Certain Young People Will Qualify for Deferred Action and Work Authorization

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On Friday, June 15, 2012, the Secretary of Homeland Security, Janet Napolitano, made a very important announcement

– that certain young people who were brought to the U.S. through no fault of their own as children and who meet certain criteria will be considered for relief from removal called “deferred action” for a period of two years that will be renewable. 

This is a very important development, because it will bring some peace of mind to those young people in our communities between the ages of 15 and 30 who otherwise worry about their status and fear the threat of getting deported.  It is also extremely important, because it will allow these young people to apply for a work authorization card and with that card to obtain a Social Security Number and a driver’s license.  It has been estimated that this policy may affect around one million people (Center for American Progress www.americanprogress.org). 

“Deferred action” is a discretionary decision by the Department of Homeland Security not to remove (or deport) an individual.  It does not grant any lawful immigration status, and it does not waive or forgive any prior periods of unlawful presence in the U.S.  A person who is granted deferred action is not placed on any path to obtain lawful permanent residency or citizenship.  The fact that it is “discretionary” means that the Department of Homeland Security will be entitled to decide whether a person qualifies or not.

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Those who will first benefit from this policy will be those who are in removal proceedings, because their cases will be reviewed by Immigration and Customs Enforcement (ICE) to determine if they qualify for the deferred action.  Those who are not yet in removal proceedings will be able to apply affirmatively, but will have to wait until the USCIS develops the procedure by which a person can apply.  During a Stakeholder Conference Call held on June 18, 2012, with Alejandro Mayorkas, Director of USCIS, one caller asked the question whether there would be a form and a fee for young people to apply for this benefit.  The answer was that USCIS has not yet determined the form or fee or the procedure for people to apply.  USCIS will be developing the details of the process within the next 60 days. 

While this is very good news to many people, it is important that people understand all of the criteria that need to be met to qualify for this benefit.  It is also important for people to realize that there are some risks involved.

What Are the Eligibility Criteria?

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A person must meet all of the following criteria to be eligible:

1.            Must be at least 15 years old when applying for deferred action

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2.            Must have entered the U.S. when the person was under the age of 16

3.            Has been present in the U.S. for 5 years or more as of June 15, 2012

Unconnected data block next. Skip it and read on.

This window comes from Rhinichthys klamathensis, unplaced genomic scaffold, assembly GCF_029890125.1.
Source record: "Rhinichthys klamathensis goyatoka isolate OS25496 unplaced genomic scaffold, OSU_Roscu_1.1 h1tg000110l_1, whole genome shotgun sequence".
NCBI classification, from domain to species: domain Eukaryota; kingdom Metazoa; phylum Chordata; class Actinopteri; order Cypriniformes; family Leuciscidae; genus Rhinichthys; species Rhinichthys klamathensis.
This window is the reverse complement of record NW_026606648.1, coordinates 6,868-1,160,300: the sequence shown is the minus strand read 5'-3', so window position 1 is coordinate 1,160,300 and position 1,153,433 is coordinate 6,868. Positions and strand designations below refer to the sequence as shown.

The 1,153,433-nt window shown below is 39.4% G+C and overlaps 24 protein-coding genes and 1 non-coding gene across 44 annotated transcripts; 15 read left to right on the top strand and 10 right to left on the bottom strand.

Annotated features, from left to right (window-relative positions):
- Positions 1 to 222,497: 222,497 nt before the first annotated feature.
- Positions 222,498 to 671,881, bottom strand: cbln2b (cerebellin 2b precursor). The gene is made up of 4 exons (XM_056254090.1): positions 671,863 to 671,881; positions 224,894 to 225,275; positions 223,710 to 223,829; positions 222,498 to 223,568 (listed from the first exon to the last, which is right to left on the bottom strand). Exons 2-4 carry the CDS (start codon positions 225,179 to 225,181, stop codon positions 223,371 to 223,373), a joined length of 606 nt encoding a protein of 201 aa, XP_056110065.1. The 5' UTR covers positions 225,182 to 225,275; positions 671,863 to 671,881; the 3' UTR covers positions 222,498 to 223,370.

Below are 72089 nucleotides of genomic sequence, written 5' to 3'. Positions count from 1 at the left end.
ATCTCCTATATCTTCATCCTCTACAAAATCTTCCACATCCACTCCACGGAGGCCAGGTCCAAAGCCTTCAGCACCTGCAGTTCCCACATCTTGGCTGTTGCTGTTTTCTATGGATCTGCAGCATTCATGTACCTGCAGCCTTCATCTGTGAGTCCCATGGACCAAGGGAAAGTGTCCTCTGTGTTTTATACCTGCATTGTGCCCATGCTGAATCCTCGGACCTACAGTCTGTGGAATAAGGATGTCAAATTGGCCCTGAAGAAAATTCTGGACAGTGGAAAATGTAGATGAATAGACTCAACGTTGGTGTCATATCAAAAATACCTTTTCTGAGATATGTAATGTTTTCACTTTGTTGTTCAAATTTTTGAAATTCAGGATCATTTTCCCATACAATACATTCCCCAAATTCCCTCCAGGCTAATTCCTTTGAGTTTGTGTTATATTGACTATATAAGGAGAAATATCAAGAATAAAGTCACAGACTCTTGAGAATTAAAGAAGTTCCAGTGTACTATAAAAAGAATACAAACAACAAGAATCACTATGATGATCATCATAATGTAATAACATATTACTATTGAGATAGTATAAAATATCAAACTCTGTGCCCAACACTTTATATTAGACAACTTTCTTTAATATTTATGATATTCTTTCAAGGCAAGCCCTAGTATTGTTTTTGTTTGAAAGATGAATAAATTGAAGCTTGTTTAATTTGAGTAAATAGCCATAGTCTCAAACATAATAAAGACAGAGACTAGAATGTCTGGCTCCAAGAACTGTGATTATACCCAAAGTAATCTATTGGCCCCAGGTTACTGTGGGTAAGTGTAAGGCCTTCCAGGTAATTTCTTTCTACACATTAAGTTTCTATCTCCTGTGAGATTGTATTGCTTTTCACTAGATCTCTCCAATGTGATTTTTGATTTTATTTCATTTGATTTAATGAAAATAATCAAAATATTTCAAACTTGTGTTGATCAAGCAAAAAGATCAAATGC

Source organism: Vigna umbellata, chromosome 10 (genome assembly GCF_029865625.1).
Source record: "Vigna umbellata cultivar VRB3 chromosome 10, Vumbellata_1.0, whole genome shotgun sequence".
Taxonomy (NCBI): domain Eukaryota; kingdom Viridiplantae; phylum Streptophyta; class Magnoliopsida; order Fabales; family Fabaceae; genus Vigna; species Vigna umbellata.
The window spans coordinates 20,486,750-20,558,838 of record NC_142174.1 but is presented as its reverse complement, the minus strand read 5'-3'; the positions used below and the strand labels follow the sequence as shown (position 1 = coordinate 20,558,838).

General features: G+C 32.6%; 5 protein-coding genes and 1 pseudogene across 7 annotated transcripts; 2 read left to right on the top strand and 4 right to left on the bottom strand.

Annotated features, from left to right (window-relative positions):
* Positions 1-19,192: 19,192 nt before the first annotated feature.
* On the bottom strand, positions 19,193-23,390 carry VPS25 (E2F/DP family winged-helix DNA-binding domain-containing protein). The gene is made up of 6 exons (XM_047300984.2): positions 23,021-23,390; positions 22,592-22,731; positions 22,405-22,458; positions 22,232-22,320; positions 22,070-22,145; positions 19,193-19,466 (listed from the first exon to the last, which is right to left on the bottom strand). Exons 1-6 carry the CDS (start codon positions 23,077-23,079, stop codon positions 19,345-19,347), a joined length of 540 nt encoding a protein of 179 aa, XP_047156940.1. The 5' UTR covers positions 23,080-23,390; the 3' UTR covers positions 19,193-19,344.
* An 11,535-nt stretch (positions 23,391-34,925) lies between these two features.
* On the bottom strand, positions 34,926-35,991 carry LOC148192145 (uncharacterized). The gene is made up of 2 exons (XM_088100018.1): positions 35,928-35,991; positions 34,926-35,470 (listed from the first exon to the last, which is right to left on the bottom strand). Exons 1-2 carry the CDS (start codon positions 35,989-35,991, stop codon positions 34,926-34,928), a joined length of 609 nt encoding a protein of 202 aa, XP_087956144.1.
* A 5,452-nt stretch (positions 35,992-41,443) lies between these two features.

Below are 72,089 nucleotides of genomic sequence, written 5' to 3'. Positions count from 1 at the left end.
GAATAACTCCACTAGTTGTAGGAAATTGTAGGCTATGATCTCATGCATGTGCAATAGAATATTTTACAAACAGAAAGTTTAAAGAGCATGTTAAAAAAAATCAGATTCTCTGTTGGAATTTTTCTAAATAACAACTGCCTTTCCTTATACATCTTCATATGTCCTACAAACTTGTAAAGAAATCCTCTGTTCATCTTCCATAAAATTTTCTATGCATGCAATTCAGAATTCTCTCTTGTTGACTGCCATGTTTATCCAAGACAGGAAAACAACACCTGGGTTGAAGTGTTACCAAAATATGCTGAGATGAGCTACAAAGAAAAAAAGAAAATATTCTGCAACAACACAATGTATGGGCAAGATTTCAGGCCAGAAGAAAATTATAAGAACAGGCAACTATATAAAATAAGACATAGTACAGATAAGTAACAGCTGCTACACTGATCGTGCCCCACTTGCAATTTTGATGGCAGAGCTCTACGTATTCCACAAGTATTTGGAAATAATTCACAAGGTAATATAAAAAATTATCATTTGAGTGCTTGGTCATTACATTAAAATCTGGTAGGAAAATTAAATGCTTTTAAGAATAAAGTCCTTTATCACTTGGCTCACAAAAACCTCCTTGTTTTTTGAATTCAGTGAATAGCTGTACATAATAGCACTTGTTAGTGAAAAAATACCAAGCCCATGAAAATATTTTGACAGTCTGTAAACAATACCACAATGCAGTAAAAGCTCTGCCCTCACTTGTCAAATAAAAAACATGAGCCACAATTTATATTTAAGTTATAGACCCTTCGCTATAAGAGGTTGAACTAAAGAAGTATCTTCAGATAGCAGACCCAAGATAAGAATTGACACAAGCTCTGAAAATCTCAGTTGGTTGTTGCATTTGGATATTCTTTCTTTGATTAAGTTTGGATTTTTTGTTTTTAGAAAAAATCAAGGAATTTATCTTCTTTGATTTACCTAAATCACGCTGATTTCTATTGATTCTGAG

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4.            Must have been present in the U.S. as of June 15, 2012

5.            Is currently in school, has graduated from high school, has obtained a GED certificate, or has been honorably discharged from the Coast Guard or the U.S. Armed Forces

6.            Has not been convicted of a felony offense, a “significant misdemeanor” offense, multiple misdemeanor offenses, and does not pose a threat to national security or public safety

7.            Is not over the age of 30 on June 15, 2012

People who meet all of these criteria are eligible to apply for the deferred action, but the Department of Homeland Security has stated that “DHS cannot provide any assurance that relief will be granted in all cases.”  People applying for deferred action will have to pass a biometric and biographic background check, and their requests will be decided “on a case by case basis.”

How Can a Person Apply for this New Deferred Action?

The USCIS will be developing the procedure by which young people can apply for this new deferred action and for employment authorization within the next 60 days.  We can expect that at minimum a person will have to complete an application form and a biometric form, pay a fee, and submit sufficient evidence to prove that he or she meets all of the eligibility criteria.  We can expect that an applicant will be required to submit a copy of his or her birth certificate and an English translation.

We can expect that after the application is submitted, the person will then be scheduled for an appointment at an Application Support Center for fingerprinting and that a full background check will be conducted by USCIS.

In order to prove a person arrived in the U.S. before the age of 16, that he or she was present on June 15, 2012, and that he or she has resided in the U.S. for at least five years before June 15, 2012, he or she can submit the following documents:

  • Financial records
  • Medical records
  • School records
  • Employment records
  • Military records

Additional evidence will be required if a person is trying to qualify based on having received a GED certificate or having been honorably discharged from the Coast Guard or the U.S. Armed Forces.

USCIS has stated that it is taking steps to prevent fraud in this new process.  Director Mayorkas stated that the USCIS will separately take action if someone makes a material misrepresentation and that the USCIS intends to pursue those actions vigorously.  During the Stakeholder Conference Call, Director Mayorkas also called on stakeholders to help combat Notario fraud.